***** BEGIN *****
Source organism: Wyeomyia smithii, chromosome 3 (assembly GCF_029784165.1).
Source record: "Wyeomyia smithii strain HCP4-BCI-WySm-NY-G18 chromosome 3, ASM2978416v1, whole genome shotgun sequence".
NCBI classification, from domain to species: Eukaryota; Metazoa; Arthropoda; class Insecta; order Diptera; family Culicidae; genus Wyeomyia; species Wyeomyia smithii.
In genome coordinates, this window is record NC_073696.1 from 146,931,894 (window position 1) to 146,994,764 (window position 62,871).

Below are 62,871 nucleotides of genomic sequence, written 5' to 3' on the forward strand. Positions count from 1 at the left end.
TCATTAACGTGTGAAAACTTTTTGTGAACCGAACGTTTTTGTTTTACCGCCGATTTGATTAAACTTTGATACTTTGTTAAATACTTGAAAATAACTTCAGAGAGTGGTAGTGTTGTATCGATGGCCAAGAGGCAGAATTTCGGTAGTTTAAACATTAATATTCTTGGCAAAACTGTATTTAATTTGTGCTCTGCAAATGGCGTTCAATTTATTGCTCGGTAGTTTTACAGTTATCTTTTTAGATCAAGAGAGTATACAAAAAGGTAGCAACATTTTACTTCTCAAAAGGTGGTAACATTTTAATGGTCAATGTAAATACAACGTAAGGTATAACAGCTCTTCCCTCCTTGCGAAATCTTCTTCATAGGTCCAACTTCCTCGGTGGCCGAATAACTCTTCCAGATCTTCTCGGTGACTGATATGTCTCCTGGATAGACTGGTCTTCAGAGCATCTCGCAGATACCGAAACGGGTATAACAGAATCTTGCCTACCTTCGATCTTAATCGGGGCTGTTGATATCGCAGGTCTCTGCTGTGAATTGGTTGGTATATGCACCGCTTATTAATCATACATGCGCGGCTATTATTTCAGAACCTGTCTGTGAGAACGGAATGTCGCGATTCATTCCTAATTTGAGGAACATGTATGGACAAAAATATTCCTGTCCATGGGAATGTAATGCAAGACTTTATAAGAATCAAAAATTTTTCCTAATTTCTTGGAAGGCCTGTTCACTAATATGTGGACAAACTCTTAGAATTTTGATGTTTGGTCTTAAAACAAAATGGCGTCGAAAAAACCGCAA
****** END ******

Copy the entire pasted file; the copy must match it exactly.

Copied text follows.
Source organism: Wyeomyia smithii, chromosome 3 (assembly GCF_029784165.1).
Source record: "Wyeomyia smithii strain HCP4-BCI-WySm-NY-G18 chromosome 3, ASM2978416v1, whole genome shotgun sequence".
NCBI classification, from domain to species: Eukaryota; Metazoa; Arthropoda; class Insecta; order Diptera; family Culicidae; genus Wyeomyia; species Wyeomyia smithii.
In genome coordinates, this window is record NC_073696.1 from 146,931,894 (window position 1) to 146,994,764 (window position 62,871).

Below are 62,871 nucleotides of genomic sequence, written 5' to 3' on the forward strand. Positions count from 1 at the left end.
TCATTAACGTGTGAAAACTTTTTGTGAACCGAACGTTTTTGTTTTACCGCCGATTTGATTAAACTTTGATACTTTGTTAAATACTTGAAAATAACTTCAGAGAGTGGTAGTGTTGTATCGATGGCCAAGAGGCAGAATTTCGGTAGTTTAAACATTAATATTCTTGGCAAAACTGTATTTAATTTGTGCTCTGCAAATGGCGTTCAATTTATTGCTCGGTAGTTTTACAGTTATCTTTTTAGATCAAGAGAGTATACAAAAAGGTAGCAACATTTTACTTCTCAAAAGGTGGTAACATTTTAATGGTCAATGTAAATACAACGTAAGGTATAACAGCTCTTCCCTCCTTGCGAAATCTTCTTCATAGGTCCAACTTCCTCGGTGGCCGAATAACTCTTCCAGATCTTCTCGGTGACTGATATGTCTCCTGGATAGACTGGTCTTCAGAGCATCTCGCAGATACCGAAACGGGTATAACAGAATCTTGCCTACCTTCGATCTTAATCGGGGCTGTTGATATCGCAGGTCTCTGCTGTGAATTGGTTGGTATATGCACCGCTTATTAATCATACATGCGCGGCTATTATTTCAGAACCTGTCTGTGAGAACGGAATGTCGCGATTCATTCCTAATTTGAGGAACATGTATGGACAAAAATATTCCTGTCCATGGGAATGTAATGCAAGACTTTATAAGAATCAAAAATTTTTCCTAATTTCTTGGAAGGCCTGTTCACTAATATGTGGACAAACTCTTAGAATTTTGATGTTTGGTCTTAAAACAAAATGGCGTCGAAAAAACCGCAA